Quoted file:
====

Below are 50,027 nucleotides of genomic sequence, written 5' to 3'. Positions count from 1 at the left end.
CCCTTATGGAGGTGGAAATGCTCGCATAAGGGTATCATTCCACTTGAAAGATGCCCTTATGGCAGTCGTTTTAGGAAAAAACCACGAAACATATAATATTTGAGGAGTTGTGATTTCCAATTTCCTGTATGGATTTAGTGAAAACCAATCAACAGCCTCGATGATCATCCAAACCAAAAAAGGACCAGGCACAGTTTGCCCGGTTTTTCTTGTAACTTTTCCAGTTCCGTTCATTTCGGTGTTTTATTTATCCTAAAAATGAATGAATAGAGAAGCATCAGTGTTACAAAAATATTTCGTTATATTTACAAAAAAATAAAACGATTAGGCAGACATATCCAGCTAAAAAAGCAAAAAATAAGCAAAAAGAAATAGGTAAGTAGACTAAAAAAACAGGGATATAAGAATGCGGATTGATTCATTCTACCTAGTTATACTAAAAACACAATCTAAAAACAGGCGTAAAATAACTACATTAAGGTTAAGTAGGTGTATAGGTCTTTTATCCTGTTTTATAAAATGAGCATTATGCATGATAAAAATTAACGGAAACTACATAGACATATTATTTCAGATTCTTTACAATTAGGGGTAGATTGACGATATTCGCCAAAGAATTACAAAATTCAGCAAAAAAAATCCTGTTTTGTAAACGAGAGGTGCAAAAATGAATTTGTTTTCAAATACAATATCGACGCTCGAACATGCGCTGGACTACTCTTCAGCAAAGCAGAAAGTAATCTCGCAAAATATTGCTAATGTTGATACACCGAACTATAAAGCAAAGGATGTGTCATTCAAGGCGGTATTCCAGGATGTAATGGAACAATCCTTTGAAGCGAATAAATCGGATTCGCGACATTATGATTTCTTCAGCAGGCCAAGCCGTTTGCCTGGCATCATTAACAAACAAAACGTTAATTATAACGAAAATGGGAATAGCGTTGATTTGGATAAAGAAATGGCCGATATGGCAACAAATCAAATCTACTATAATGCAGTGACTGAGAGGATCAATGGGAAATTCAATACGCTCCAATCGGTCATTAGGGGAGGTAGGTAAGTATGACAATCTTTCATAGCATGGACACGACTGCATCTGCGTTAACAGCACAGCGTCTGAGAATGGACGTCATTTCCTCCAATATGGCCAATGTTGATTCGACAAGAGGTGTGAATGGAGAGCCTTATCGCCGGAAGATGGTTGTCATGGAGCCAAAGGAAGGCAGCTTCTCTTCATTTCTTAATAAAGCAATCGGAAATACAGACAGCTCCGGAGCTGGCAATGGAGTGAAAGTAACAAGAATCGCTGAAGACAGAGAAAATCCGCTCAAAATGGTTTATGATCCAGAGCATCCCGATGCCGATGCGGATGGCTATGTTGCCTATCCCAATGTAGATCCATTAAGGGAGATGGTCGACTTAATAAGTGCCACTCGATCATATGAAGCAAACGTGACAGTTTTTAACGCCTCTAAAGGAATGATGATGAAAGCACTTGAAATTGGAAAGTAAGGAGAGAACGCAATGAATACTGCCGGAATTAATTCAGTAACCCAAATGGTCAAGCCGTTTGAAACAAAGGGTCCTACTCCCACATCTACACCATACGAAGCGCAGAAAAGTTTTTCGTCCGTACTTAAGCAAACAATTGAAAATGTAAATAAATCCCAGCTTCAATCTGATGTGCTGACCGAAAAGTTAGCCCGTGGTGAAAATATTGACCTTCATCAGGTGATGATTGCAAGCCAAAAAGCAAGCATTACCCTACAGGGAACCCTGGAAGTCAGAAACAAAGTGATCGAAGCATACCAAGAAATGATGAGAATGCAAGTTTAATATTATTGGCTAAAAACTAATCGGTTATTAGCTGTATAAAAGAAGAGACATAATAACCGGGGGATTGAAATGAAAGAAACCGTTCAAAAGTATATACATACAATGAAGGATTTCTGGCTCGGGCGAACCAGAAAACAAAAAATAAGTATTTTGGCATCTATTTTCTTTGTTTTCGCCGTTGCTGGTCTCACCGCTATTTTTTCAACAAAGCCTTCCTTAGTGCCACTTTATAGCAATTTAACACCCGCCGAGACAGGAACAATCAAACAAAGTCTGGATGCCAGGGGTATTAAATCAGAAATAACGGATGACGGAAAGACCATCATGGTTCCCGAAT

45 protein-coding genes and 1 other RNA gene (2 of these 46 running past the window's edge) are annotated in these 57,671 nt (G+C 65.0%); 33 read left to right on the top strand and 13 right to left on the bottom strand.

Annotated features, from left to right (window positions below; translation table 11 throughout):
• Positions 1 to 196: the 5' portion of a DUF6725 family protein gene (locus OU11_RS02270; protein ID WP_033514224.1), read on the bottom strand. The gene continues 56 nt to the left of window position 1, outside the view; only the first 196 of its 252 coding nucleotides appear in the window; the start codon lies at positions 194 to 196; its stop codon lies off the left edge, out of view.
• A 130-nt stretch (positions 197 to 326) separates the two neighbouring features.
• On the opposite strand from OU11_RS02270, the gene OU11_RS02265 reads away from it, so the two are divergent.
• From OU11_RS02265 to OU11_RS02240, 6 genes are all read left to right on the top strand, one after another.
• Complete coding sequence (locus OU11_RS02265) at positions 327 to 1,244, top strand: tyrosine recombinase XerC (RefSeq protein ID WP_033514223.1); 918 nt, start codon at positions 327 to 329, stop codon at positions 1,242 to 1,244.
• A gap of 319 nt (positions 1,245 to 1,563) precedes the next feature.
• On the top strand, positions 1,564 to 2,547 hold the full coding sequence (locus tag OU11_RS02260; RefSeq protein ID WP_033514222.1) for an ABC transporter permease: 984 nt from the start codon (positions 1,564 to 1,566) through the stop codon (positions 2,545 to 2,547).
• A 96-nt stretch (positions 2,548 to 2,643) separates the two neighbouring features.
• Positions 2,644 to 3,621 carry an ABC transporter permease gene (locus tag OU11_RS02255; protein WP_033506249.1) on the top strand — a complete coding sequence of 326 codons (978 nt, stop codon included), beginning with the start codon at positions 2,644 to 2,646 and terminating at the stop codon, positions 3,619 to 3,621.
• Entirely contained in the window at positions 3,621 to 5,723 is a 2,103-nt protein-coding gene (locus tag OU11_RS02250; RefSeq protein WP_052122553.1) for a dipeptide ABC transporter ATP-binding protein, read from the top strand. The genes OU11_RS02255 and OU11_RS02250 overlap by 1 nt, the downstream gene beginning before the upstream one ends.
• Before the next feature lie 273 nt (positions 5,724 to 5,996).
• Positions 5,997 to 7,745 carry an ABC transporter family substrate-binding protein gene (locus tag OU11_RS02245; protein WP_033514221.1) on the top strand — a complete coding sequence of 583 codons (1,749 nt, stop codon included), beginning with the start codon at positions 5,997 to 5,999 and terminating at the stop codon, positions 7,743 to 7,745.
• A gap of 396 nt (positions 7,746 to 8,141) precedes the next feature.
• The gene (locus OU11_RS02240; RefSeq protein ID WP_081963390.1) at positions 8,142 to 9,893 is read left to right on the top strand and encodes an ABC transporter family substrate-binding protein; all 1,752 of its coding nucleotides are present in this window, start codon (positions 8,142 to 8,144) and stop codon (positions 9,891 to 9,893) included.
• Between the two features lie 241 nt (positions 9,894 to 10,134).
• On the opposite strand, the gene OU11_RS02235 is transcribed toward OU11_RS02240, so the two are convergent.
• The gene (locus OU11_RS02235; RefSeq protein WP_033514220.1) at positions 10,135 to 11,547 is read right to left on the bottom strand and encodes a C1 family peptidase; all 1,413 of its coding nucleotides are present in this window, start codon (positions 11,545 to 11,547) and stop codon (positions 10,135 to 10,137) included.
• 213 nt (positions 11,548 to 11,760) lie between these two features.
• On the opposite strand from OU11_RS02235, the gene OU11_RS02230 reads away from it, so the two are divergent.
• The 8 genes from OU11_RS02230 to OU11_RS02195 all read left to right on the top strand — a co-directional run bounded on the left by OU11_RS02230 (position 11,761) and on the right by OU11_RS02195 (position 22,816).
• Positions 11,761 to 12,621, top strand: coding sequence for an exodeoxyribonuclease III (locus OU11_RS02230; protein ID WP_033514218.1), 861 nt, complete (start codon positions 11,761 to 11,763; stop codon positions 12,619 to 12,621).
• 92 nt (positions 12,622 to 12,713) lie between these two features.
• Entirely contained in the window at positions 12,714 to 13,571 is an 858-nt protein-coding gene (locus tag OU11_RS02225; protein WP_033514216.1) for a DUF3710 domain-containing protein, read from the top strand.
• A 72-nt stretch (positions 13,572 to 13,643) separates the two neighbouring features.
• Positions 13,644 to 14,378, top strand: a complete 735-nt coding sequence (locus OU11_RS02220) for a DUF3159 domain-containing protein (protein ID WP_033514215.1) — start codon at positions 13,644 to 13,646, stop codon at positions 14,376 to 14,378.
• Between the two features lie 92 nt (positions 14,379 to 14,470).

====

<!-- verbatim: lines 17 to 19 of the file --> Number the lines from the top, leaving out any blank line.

• A gap of 396 nt (positions 7,746 to 8,141) precedes the next feature.
• The gene (locus OU11_RS02240; RefSeq protein ID WP_081963390.1) at positions 8,142 to 9,893 is read left to right on the top strand and encodes an ABC transporter family substrate-binding protein; all 1,752 of its coding nucleotides are present in this window, start codon (positions 8,142 to 8,144) and stop codon (positions 9,891 to 9,893) included.
• Between the two features lie 241 nt (positions 9,894 to 10,134).